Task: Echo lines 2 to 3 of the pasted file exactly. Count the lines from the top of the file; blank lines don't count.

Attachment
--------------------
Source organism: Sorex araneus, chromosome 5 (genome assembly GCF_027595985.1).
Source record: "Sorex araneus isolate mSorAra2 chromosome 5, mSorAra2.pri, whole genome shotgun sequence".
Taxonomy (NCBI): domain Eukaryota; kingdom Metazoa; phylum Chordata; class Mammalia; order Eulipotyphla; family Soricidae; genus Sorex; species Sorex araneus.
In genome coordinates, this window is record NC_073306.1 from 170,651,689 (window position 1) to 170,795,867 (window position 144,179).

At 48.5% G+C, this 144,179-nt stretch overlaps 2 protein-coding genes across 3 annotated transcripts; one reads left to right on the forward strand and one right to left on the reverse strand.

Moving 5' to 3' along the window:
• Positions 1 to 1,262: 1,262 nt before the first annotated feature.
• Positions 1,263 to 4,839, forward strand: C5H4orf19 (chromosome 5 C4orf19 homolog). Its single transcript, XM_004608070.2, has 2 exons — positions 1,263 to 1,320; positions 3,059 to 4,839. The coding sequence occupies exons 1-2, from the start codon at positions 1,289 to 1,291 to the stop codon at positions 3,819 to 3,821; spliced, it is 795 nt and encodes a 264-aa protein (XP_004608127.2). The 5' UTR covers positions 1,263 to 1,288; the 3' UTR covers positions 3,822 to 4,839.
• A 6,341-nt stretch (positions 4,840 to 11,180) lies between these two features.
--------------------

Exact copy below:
Source record: "Sorex araneus isolate mSorAra2 chromosome 5, mSorAra2.pri, whole genome shotgun sequence".
Taxonomy (NCBI): domain Eukaryota; kingdom Metazoa; phylum Chordata; class Mammalia; order Eulipotyphla; family Soricidae; genus Sorex; species Sorex araneus.